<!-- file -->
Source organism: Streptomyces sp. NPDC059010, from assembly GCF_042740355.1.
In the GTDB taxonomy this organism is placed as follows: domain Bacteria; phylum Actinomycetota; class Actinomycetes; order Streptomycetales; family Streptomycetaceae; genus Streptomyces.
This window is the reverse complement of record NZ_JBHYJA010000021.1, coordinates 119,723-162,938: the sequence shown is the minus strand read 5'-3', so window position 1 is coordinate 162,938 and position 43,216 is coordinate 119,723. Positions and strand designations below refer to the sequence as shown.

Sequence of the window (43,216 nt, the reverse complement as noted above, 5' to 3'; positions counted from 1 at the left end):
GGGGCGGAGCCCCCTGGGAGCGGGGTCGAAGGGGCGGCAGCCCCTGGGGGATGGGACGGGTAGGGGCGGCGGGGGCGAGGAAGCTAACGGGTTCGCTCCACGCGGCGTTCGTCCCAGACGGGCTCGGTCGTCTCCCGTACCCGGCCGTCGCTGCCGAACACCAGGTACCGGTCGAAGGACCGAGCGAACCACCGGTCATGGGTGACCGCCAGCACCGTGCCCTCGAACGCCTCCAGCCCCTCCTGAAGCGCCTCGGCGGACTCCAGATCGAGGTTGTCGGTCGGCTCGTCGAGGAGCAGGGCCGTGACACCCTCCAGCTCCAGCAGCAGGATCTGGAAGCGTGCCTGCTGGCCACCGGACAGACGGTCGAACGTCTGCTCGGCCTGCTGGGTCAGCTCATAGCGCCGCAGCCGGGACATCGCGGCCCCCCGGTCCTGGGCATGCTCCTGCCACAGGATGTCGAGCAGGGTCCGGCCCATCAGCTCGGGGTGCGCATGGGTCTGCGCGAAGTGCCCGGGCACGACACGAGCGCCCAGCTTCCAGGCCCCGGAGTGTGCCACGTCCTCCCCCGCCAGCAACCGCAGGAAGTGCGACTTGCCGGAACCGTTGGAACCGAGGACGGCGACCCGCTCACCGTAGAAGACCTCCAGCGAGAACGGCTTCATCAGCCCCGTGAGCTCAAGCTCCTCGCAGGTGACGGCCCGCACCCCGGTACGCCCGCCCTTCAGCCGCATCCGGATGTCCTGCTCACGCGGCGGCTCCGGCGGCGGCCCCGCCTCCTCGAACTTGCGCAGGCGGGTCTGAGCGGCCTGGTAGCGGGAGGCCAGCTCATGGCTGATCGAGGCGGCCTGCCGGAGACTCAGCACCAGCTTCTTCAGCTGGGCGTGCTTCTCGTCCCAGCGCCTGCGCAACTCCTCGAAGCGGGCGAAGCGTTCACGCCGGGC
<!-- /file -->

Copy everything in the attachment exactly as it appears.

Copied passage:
Source organism: Streptomyces sp. NPDC059010, from assembly GCF_042740355.1.
In the GTDB taxonomy this organism is placed as follows: domain Bacteria; phylum Actinomycetota; class Actinomycetes; order Streptomycetales; family Streptomycetaceae; genus Streptomyces.
This window is the reverse complement of record NZ_JBHYJA010000021.1, coordinates 119,723-162,938: the sequence shown is the minus strand read 5'-3', so window position 1 is coordinate 162,938 and position 43,216 is coordinate 119,723. Positions and strand designations below refer to the sequence as shown.

Sequence of the window (43,216 nt, the reverse complement as noted above, 5' to 3'; positions counted from 1 at the left end):
GGGGCGGAGCCCCCTGGGAGCGGGGTCGAAGGGGCGGCAGCCCCTGGGGGATGGGACGGGTAGGGGCGGCGGGGGCGAGGAAGCTAACGGGTTCGCTCCACGCGGCGTTCGTCCCAGACGGGCTCGGTCGTCTCCCGTACCCGGCCGTCGCTGCCGAACACCAGGTACCGGTCGAAGGACCGAGCGAACCACCGGTCATGGGTGACCGCCAGCACCGTGCCCTCGAACGCCTCCAGCCCCTCCTGAAGCGCCTCGGCGGACTCCAGATCGAGGTTGTCGGTCGGCTCGTCGAGGAGCAGGGCCGTGACACCCTCCAGCTCCAGCAGCAGGATCTGGAAGCGTGCCTGCTGGCCACCGGACAGACGGTCGAACGTCTGCTCGGCCTGCTGGGTCAGCTCATAGCGCCGCAGCCGGGACATCGCGGCCCCCCGGTCCTGGGCATGCTCCTGCCACAGGATGTCGAGCAGGGTCCGGCCCATCAGCTCGGGGTGCGCATGGGTCTGCGCGAAGTGCCCGGGCACGACACGAGCGCCCAGCTTCCAGGCCCCGGAGTGTGCCACGTCCTCCCCCGCCAGCAACCGCAGGAAGTGCGACTTGCCGGAACCGTTGGAACCGAGGACGGCGACCCGCTCACCGTAGAAGACCTCCAGCGAGAACGGCTTCATCAGCCCCGTGAGCTCAAGCTCCTCGCAGGTGACGGCCCGCACCCCGGTACGCCCGCCCTTCAGCCGCATCCGGATGTCCTGCTCACGCGGCGGCTCCGGCGGCGGCCCCGCCTCCTCGAACTTGCGCAGGCGGGTCTGAGCGGCCTGGTAGCGGGAGGCCAGCTCATGGCTGATCGAGGCGGCCTGCCGGAGACTCAGCACCAGCTTCTTCAGCTGGGCGTGCTTCTCGTCCCAGCGCCTGCGCAACTCCTCGAAGCGGGCGAAGCGTTCACGCCGGGC